Big Jake (1971) They Wanted Gold For The Boy. John Wayne Gives Out Lead.

There’s only one man brave enough and tough enough for the job. Yep, that’s big bad ass John Wayne. What’s the king of the cowboy’s up to this time? Here’s my review of Big Jake (1971)

What’s going down in Western town?
On the outskirts of the Mexican and USA border sits a peaceful family ranch run by the flamed haired Martha McCandles (Maureen O’Hara). Her children and grandson live with her alongside the stable and kitchen staff. The long horizon across the barren landscape foreshadows a warning as a trail of horses with their riders start to come into view. This is the The Fain Gang. A bunch of low down dirty killers with only death and money on their minds. When they arrive the carnage starts. It ends with Martha’s beloved grandson kidnapped with a ransom on his head for his safe return. The money needed for the kid?… It was a cool million and there was only one man for the job.

Who’s our righteous hero gunslinger?
Jacob McCandles (John Wayne) famously known as Big Jake was a formidable character. A no nonsense vintage man of the wild west. The turn of the century was beginning to change the landscape but you could sure guarantee that Big Jake wasn’t gonna be fitting into this new world any time soon. With Martha presenting him with his favourite two old trusty Greener shotguns there really was no doubt there was only one man to deal with this gang of thugs and murderers.

Does he have a trusty side kick?
Big Jake has his trusty four legged friend forever by his side. The collie is affectionately called Dog and does everything Jake says. A man’s best friend.

Cowgirl love interest?
Martha McCandles was the the estranged wife of Big Jake. He’d been unfaithful and left after having three sons together. You could see that they still loved and respected each other. She was a strong independent woman. With the ransom set at a colossal amount she would have to scraped together every dollar. Just the sheer size of the red strong box was tell that the number was huge. This was the safe return of her grandson she was paying for.

A collection of low down and dirty bad boy cowboys?
Oh my yes this bunch are real low down and dirty. Pure lawless killers. Lead by the charismatic John Fain (Richard Boone) with a twinkle in his eye of pure evil. His gang, The Fain Gang, are on this murderous mission to get their prize. The young boy, Little Jake (Ethan Wayne). The film begins with a fantastic introduction with the narrator going through each member of this formidable gang one by one. You can watch it on the video below. The beginning of that clip also shows the turning of the era and the big changing tides of the time.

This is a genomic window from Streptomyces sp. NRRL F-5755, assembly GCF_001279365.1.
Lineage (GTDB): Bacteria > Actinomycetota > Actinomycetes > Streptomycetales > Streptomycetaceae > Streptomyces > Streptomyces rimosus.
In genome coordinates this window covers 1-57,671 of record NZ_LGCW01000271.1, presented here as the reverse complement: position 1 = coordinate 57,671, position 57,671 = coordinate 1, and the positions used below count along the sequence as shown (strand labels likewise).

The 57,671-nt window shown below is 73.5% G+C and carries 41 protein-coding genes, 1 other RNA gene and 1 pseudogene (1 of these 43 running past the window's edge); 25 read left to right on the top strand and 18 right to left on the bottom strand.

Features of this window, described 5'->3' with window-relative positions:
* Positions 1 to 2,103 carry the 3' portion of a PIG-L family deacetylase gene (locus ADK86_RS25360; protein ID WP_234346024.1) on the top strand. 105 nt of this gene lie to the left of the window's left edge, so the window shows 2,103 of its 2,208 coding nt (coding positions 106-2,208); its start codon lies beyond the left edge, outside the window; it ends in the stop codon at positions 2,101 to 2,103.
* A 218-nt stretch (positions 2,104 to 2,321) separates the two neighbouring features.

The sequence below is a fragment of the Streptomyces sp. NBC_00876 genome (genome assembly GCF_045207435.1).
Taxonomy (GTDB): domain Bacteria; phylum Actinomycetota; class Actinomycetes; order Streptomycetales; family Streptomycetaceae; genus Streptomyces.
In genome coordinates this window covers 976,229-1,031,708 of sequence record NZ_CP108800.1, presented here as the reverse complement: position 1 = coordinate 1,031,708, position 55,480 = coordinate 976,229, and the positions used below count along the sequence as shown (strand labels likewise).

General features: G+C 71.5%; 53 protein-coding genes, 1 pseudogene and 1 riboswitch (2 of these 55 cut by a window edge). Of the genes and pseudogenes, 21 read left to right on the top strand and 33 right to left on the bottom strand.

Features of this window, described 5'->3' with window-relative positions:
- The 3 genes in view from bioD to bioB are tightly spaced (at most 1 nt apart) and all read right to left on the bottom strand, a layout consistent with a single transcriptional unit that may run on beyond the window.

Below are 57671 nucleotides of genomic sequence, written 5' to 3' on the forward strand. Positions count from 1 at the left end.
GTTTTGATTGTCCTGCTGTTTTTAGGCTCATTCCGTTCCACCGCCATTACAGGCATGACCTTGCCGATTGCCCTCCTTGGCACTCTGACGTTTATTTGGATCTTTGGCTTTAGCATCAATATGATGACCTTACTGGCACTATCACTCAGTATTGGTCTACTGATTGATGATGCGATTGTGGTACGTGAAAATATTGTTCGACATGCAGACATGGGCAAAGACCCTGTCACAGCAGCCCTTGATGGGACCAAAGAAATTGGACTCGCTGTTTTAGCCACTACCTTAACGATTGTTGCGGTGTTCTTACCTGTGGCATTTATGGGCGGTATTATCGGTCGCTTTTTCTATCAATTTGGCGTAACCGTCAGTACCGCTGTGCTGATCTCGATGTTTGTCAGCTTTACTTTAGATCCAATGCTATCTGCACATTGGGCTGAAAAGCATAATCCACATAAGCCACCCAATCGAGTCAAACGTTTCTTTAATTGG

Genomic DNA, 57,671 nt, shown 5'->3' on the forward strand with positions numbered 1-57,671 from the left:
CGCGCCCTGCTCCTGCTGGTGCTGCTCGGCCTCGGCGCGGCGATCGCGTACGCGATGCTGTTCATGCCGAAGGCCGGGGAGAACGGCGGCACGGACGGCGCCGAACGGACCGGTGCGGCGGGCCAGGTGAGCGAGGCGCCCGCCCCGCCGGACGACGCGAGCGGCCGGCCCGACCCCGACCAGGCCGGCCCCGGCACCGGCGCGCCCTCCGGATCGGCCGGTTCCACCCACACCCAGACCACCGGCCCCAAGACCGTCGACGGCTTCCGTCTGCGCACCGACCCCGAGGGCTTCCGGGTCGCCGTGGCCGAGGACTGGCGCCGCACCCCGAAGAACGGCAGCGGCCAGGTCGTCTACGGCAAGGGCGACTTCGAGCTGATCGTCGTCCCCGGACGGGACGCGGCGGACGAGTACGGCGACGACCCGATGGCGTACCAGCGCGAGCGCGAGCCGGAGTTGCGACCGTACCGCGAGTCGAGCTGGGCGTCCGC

Sheriff in town?
Buck Dugan (John Doucette) probably fits this part the nearest as the leader of the Texas Rangers brought in to help deliver the ransom.

Injun’s?
Big Jake asks for the help from his best and most trust friend, after Dog of course. Sam Sharpnose (Bruce Cabot) would be most welcome on any dangerous mission. He reads the land, good with a knife, even turns into a younger, different looking man, when he runs and jumps to take down a man on his horse. “You do realise it’s a stunt double Mikey?” “Oh really! I thought he had special morphing Native American mystical super powers?“. Ok! whatever, we all need a Sam Sharpnose as a right hand man, he’s got your back.

A rootin and tootin old fella?
There’s a few old boys about but no rootin and tootin. So I’ll add Scottish shepherd, played my Welshman Bernard Fox, condemned ready to be swung from a hanging tree. Luck shines down bringing our righteous hero along the path. I’m sure if he had it to hand that shepherd would sure be rootin and tootin on his bagpipes.

One of best scenes.
Big Jake is from the old era of the West. In front of him the future is slowly making its way in. Metal four wheel contraptions pumping out steam and smoke chug their way through the uneven ground. A man, his young son, in goggles whizzes about annoyingly on a motorbike. Big Jake looks as he sits proudly on his trusty four legged friend, “What! Not the poor Dog? How cruel! John Wayne’s eating way too many beans over the years. He’ll crush that poor little collie dog!“. “Oi doffus! His horse man, his horse!

Anyhow, there’s lots of great scenes. The final battle is great, Big Jake punching his kids out is pretty funny too and the big saloon brawl is silly but fun. If I had to pick one moment I might go for the two REO Motor Car Company early automobiles filled with rangers overtaking Jake and Sam on their horses and disappearing into the distance. Soon hitting trouble and with blown out tyres and steam escaping from the engines as they take gun fire. As Jake catches up he just strolls on by the carnage on his horse with a knowing glance to Buck Dugan and his Rangers as he carries on with the mission.

The quick-draw question shootout round.

  • Shoot-out ratio.
    Plenty of gun battles and pistol fisticuffs.
  • Someone has to have the fastest hands?
    The young and cocky Michael McCandles (Christopher Mitchum) sure thinks he is with his fancy brand new Bergmann automatic pistol. Which he soon shows he’s completely inept at handling. With bullets flying all over place and every one diving for cover. It’s time for yet another ticking off from Dad.
  • Saloon fight.
    The perfect distraction means to pick a fight with the big baddest brawniest man in the bar saloon. Big Jake takes a beating and then in a funny scene he puts his hands up and says hang on a minute this might be a case of mistaken identity.
  • Hang on a minute is that so-in-so?